Independent community pharmacies continue to play a critical role in rural health care, according to new research. The ranks of these pharmacies declined slightly in recent years and somewhat stabilized after several turbulent years that coincided with implementation of the Medicare prescription drug benefit, researchers concluded.
The Rural Policy Research Institute’s Center for Rural Health Policy Analysis conducted the analysis.
There are approximately 6,700 independently owned rural pharmacies, researchers found. In addition to providing prescription drugs and over-the-counter medication and consultation on their proper use, most of these pharmacies also provide other essential health care services. These include blood pressure checks, diabetes counseling and immunizations.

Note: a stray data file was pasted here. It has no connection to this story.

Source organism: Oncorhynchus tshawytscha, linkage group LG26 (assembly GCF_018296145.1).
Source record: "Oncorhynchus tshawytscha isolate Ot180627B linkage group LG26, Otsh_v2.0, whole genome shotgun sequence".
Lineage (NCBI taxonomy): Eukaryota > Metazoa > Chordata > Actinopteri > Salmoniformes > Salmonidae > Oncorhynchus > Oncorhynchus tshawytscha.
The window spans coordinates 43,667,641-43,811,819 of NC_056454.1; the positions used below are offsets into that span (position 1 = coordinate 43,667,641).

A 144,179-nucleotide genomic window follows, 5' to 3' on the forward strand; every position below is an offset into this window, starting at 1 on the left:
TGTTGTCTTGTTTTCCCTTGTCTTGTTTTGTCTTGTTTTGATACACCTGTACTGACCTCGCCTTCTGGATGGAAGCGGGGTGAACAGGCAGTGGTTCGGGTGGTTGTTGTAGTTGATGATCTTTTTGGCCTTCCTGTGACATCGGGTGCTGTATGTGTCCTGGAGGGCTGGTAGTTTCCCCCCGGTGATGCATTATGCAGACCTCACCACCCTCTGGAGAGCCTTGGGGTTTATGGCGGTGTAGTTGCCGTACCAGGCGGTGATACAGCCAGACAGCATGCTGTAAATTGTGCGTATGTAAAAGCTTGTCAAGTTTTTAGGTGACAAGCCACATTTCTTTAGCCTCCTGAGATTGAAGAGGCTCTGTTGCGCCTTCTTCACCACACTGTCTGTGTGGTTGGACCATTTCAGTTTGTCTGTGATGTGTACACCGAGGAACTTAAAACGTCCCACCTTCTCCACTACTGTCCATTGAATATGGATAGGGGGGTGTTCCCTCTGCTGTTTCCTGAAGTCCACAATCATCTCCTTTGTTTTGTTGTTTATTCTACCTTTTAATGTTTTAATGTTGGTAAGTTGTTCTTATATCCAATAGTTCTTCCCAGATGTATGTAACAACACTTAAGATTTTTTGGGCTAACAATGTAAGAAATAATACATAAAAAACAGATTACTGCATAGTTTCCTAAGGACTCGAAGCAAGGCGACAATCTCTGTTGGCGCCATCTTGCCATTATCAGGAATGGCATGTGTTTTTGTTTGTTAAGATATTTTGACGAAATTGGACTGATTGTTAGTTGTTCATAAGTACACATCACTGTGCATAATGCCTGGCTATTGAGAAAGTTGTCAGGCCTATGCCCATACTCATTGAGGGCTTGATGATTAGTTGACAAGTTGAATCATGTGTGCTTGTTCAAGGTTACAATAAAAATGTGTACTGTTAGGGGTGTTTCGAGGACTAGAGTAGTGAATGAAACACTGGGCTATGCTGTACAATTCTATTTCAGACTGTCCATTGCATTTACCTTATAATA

Among these rural independent pharmacies are 1,773 that serve as the only pharmacy in their community. The next closest pharmacy is at least 10 miles away and, in some instances, much farther than that.
Examining the 2003-2013 period, 490 rural communities lost their only convenient retail pharmacy access during this time.
“Loss of pharmacists in rural areas, particularly in areas where there was only one pharmacist in the community, can have serious implications for health care provision,” according to the study.
NCPA continues to advocate for pharmacy choice (or “any willing pharmacy”) and other policies to support these important pharmacy and health care providers and to help ensure they can stay open for patients in these and other communities.